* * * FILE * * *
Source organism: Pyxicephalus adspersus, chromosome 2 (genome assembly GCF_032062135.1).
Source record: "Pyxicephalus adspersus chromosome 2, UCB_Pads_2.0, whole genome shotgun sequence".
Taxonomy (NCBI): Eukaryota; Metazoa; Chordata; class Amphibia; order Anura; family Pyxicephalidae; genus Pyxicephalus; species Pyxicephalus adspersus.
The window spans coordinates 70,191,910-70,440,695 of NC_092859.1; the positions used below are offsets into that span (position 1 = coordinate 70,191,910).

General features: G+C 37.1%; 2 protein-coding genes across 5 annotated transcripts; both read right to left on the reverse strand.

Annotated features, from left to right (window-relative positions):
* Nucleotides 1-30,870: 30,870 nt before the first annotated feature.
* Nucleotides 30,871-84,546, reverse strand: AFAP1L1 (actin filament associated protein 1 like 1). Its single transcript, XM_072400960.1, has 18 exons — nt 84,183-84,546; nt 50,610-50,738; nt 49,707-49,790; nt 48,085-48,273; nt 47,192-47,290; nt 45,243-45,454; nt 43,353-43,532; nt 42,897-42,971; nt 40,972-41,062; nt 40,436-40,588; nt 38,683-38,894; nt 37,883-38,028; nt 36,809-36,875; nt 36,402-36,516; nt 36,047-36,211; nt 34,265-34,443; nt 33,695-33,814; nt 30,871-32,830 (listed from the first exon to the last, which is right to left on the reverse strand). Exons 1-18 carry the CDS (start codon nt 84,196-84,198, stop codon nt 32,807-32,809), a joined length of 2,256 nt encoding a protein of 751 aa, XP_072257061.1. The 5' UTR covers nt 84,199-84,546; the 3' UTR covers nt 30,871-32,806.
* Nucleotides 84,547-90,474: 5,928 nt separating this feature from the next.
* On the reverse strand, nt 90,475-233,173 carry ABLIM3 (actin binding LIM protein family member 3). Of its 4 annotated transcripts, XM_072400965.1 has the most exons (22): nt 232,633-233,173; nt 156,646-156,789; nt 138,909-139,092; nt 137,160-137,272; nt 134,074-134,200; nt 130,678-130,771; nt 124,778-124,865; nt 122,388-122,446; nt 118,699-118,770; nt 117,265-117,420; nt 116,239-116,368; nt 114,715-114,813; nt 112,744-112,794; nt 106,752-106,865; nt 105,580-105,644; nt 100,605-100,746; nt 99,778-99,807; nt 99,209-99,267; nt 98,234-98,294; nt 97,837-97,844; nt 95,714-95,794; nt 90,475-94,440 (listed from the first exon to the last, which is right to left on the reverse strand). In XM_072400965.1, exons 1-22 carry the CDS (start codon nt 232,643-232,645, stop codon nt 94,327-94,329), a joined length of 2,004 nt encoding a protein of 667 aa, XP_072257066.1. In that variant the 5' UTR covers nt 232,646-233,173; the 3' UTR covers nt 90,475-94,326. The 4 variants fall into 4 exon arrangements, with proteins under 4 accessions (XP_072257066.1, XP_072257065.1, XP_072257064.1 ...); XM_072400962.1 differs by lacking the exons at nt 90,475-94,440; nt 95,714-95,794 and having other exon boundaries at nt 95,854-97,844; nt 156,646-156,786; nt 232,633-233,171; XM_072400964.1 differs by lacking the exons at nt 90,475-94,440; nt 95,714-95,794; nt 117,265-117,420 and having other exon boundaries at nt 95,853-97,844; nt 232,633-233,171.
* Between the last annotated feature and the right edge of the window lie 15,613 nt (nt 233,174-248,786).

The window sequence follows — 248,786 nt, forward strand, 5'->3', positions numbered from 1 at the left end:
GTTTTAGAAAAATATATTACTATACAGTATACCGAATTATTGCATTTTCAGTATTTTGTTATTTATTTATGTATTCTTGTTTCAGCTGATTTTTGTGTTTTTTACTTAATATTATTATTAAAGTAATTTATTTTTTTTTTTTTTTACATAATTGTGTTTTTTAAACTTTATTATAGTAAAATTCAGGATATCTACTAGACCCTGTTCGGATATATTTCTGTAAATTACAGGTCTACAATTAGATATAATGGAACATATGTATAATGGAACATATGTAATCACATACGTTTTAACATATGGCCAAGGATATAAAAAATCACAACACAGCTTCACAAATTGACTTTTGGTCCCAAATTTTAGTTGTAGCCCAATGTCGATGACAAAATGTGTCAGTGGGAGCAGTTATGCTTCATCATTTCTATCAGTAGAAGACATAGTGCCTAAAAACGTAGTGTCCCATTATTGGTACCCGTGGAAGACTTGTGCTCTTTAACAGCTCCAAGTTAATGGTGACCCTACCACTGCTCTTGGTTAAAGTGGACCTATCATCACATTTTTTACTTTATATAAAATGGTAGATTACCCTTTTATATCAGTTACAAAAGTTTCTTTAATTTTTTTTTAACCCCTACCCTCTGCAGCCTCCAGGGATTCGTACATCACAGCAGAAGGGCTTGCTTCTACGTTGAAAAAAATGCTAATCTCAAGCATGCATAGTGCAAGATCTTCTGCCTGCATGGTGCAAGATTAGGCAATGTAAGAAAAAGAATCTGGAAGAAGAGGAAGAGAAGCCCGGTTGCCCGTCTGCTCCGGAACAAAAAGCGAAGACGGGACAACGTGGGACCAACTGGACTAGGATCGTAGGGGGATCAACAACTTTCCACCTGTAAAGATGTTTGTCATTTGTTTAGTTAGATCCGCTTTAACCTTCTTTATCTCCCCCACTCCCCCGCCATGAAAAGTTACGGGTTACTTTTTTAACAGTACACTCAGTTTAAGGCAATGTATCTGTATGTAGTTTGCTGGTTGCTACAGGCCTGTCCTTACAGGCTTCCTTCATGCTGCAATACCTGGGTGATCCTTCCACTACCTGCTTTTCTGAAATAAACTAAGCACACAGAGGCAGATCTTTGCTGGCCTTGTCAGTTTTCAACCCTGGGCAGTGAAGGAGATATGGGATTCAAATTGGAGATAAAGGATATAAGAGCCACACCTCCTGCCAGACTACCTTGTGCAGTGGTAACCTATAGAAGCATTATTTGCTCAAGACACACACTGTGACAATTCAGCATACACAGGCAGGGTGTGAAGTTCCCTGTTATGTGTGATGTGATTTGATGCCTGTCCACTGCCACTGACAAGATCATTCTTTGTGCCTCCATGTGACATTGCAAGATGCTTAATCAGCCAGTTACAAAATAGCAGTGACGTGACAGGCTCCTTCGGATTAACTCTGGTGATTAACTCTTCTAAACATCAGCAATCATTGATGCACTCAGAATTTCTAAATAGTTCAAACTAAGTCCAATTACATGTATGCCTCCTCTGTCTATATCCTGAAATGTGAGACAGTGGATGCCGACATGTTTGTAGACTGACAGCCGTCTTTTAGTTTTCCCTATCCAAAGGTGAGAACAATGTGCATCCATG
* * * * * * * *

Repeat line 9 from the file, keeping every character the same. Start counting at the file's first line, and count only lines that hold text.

* Nucleotides 84,547-90,474: 5,928 nt separating this feature from the next.